The big question here is whether or not Nadal has physically overplayed his hand in his lead up to his climactic assault for a tenth French Open.
Since Federer’s victory against Nadal at the Australian Open earlier this year, he went on to beat Nadal twice more in straight sets, the last time in the final of the Miami Masters. This marked the first time that Federer had beaten Nadal four times in a row.
The big proviso being that all four matches were played on a hard court. On clay, the match-up takes a decided turn in the favour of Nadal. However, at this point in time, a Nadal vs Federer match up on the clay of Roland Garros would no longer be automatically considered a lopsided contest in favour of the Spaniard.
Federer’s body has worn better over the years than Nadal’s and he seems to have broken a lot of the mental and tactical shackles of playing him, with his newfound belief in his backhand. And for the first time, in a major role reversal, Federer may have managed to finally lodge himself inside the head of his great rival.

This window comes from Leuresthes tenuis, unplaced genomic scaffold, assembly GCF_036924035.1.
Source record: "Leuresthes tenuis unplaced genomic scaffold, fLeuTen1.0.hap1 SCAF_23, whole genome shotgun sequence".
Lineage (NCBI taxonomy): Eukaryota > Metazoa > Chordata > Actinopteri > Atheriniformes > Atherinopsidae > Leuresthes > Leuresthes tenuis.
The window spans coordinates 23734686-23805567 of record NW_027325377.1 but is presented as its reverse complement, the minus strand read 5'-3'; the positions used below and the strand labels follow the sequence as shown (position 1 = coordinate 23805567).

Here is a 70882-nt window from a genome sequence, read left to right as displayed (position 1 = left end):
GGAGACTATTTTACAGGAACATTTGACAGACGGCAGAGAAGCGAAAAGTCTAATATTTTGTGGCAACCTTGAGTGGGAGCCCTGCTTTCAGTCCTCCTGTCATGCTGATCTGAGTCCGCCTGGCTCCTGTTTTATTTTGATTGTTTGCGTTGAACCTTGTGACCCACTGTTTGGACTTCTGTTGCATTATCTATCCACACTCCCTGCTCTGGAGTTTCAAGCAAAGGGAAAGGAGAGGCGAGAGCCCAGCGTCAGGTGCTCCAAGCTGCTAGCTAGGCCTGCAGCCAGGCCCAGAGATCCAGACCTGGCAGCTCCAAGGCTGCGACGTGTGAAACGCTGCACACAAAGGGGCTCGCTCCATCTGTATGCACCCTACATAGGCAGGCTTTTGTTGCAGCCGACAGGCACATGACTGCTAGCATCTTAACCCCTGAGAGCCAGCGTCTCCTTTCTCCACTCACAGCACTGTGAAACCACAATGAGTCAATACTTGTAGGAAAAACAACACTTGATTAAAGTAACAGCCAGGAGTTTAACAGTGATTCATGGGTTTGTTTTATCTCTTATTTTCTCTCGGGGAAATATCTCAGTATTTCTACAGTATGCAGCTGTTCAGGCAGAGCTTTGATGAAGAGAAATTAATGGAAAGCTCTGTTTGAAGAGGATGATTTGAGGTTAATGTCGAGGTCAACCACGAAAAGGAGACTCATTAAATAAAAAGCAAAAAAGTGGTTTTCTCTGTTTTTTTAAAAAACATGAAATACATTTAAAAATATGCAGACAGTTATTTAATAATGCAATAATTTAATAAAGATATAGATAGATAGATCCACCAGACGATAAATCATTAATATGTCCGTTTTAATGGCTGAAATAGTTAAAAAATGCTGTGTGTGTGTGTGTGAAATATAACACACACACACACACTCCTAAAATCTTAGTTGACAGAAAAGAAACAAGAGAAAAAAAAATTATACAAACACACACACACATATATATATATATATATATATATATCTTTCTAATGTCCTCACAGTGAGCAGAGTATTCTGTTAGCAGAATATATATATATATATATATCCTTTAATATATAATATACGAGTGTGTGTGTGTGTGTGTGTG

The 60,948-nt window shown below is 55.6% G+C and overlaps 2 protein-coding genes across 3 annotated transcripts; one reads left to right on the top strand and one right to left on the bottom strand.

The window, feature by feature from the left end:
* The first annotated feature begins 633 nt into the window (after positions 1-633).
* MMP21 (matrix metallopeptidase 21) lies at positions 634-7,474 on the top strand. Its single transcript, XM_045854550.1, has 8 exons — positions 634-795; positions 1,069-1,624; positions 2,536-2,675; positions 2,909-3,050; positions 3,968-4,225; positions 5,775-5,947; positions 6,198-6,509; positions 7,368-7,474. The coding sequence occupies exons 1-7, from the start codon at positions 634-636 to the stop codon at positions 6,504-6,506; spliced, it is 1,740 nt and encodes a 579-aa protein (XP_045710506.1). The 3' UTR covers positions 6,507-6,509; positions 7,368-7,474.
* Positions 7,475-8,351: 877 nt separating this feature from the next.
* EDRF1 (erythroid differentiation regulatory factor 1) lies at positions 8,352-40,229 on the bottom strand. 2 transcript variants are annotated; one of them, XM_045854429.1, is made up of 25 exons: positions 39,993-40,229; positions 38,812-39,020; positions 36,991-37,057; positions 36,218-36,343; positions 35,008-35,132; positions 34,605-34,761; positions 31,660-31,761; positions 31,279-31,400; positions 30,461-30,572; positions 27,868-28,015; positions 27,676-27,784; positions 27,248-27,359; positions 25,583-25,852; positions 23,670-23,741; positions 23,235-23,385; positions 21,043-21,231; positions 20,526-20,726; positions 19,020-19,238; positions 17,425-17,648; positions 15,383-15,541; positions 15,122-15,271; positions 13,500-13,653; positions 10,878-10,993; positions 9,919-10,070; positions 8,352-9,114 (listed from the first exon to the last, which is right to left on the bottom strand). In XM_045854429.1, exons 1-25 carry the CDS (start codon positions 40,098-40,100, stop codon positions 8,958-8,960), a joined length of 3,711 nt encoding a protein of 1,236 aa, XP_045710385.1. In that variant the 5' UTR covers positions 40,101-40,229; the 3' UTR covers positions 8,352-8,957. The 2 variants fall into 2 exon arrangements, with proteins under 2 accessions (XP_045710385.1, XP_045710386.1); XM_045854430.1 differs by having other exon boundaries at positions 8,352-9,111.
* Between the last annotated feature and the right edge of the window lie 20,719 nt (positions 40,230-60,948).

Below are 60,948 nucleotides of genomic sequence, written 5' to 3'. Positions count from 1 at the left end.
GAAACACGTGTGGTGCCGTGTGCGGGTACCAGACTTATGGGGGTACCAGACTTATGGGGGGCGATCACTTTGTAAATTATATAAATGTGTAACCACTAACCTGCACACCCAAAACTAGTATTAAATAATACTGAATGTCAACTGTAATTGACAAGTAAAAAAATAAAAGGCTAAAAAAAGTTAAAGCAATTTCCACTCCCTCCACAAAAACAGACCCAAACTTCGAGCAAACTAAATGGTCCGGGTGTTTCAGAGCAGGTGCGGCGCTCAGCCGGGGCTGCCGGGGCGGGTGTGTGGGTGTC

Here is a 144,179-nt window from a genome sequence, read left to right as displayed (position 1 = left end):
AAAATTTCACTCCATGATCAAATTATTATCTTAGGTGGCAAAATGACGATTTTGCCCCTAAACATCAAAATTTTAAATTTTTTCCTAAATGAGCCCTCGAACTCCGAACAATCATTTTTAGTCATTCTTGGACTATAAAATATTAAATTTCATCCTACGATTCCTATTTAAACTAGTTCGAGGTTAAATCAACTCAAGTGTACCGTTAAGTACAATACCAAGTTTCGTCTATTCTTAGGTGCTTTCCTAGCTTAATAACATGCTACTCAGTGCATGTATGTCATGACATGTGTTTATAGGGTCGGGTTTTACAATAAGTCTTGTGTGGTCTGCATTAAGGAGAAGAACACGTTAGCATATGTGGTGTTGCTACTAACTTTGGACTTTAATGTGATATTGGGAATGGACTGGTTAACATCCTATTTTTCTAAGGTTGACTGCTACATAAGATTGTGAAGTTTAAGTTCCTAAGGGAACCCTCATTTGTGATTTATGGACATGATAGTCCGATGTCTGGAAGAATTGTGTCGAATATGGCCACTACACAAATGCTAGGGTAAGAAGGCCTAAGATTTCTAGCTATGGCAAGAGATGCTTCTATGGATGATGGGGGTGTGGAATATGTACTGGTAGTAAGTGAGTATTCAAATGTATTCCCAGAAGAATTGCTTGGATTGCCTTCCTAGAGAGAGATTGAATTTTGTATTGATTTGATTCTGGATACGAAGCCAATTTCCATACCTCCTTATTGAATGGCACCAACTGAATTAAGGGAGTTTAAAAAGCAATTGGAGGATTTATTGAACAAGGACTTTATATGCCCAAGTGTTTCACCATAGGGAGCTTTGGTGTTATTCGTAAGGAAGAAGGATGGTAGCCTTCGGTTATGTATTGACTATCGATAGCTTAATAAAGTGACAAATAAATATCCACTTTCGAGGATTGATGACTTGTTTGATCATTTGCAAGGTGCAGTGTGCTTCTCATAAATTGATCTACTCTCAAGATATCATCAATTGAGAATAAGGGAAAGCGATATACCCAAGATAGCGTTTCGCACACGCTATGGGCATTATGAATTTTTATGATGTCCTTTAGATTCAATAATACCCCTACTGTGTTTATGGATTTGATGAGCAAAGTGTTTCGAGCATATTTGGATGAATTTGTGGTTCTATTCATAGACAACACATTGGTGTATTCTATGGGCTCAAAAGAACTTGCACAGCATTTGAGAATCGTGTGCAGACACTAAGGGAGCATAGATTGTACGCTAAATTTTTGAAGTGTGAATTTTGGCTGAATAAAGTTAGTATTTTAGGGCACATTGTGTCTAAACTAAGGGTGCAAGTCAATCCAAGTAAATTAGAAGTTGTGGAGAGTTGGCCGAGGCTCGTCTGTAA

It’s quite possible, of course, that Federer, with Wimbledon on his mind, may end up being skittled in the second round by some little-known with red clay in his veins.
But, if he were to win the French Open, the tennis world would be on alert, with Federer certainly one of the favourites to win Wimbledon. And if that were to occur, listen for the collective, global gasp, as he prepares for an assault on the US Open and the Grand Slam.
Of course, this is pure fantasy and indulgence, but surely one of the attractions of sport is that it mischievously invites such speculation.
In the meantime, we’ve been given some space to dream a little and wait, watch and see if there’s a bit of AYKM? still to fall.